A cluster is a two-or-greater-node failover solution, using a shared-nothing model (i.e., each server owns and manages its own devices). A cluster isn’t a fault-tolerant solution but rather a high-availability solution; that is, it minimizes downtime instead of eliminating it.

The two nodes in a cluster work in either an active/active (i.e., both servers perform meaningful work all the time) or an active/passive (i.e., one server performs no meaningful work or performs work but doesn’t run the same application at the same time as the other server) mode. Some applications can use the active/active mode (e.g., Microsoft SQL Server and File Services), but others must use an active/passive configuration (e.g., Exchange Server).

A key part of cluster is the shared-storage subsystem. The external storage devices must be based on SCSI. The connections to the devices can be based on either SCSI or SCSI over fibre channel (the cluster uses SCSI commands to reserve and release devices and to reset SCSI buses)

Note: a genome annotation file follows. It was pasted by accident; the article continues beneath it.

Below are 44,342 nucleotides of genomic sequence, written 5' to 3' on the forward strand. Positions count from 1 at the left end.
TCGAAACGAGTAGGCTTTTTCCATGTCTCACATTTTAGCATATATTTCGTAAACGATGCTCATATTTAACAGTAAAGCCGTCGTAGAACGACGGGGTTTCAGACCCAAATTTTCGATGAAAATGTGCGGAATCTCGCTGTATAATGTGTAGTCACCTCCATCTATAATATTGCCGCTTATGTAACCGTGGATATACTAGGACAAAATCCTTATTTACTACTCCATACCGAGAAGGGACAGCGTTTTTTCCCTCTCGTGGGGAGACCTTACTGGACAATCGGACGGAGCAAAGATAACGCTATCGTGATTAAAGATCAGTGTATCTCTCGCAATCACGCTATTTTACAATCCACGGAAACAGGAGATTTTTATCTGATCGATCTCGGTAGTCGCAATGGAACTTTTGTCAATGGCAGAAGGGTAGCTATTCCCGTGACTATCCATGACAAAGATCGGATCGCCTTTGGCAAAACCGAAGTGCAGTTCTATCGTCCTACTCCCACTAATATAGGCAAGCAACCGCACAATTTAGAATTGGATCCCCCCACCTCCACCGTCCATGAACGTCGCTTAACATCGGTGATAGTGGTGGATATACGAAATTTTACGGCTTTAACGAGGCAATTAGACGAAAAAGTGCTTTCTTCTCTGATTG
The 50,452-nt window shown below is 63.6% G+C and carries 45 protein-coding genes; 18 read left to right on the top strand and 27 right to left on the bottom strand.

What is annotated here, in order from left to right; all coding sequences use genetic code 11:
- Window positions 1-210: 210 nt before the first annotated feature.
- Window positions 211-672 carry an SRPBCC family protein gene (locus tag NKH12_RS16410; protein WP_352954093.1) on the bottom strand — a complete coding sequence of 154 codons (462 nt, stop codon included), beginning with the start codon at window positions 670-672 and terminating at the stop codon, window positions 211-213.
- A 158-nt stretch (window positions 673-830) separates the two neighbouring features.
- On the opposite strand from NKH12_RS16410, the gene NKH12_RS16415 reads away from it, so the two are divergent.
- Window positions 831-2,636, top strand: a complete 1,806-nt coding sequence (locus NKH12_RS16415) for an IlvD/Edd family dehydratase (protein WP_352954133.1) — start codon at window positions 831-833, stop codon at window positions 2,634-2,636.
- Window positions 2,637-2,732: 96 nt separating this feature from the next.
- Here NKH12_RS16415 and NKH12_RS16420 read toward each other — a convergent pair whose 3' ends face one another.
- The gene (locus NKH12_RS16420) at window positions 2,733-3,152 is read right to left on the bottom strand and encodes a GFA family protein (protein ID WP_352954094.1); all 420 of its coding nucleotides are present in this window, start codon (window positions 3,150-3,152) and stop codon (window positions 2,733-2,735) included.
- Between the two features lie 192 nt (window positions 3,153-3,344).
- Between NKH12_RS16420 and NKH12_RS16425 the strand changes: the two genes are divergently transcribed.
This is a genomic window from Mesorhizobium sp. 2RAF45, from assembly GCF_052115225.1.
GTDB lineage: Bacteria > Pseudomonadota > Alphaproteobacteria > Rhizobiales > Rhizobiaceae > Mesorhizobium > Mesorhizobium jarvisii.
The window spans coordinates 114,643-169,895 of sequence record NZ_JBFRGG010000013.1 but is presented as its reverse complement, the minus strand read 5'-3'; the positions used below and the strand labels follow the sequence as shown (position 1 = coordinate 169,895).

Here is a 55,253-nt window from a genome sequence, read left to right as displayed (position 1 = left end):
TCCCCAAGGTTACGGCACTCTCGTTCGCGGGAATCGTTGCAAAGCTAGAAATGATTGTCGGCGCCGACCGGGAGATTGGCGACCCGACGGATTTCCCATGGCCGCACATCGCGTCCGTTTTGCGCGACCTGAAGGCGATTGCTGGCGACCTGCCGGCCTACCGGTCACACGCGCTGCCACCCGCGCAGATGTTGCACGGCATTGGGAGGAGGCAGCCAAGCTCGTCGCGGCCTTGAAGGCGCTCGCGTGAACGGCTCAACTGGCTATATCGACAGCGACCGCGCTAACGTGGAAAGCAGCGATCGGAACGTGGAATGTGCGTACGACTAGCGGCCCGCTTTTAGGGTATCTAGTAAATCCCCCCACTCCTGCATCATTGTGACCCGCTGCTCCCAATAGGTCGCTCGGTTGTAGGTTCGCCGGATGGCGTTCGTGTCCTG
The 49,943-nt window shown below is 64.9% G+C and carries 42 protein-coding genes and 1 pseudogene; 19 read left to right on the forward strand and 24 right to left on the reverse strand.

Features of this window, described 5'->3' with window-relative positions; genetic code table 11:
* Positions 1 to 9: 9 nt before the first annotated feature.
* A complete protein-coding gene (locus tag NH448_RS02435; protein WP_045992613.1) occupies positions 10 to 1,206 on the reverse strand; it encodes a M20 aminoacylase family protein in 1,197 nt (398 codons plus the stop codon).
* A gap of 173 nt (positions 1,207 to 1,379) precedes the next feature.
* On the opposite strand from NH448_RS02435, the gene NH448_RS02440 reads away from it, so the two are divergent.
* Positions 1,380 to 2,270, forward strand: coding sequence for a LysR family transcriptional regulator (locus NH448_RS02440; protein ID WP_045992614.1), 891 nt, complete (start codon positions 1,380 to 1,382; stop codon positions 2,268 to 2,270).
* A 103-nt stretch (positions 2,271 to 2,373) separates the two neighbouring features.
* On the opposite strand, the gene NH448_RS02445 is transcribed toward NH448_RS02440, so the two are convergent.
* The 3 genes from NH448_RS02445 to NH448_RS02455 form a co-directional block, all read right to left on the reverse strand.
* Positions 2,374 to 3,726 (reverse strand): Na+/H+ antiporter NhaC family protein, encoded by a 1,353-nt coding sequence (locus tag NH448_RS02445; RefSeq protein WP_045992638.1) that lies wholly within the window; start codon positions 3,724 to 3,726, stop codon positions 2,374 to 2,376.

If a service or machine in a back-end cluster fails, another in the cluster takes control and handles all the requests (unlike a load-balanced configuration, where several machines share the requests). In essence, a back-end cluster is more reliable than a front-end cluster; it's just not as scalable. Windows 2000 Advanced Server allowed an MSCS cluster with two nodes; in Win2k3, you can have up to four nodes per cluster.

Pseudo Active/active clustering

Active/Active Clustered SQL is not quite what it means - the active/active means that both nodes are serving SQL but usually serve different DBs. For example DBs 1-3 in most cases go to node 1 and DBs 4-6 in most cases go to node 2. You split the backend disk between the nodes and load share. Should a fail-over occur then all 1-6 databases in this example can be accessed from just the one node.

See Also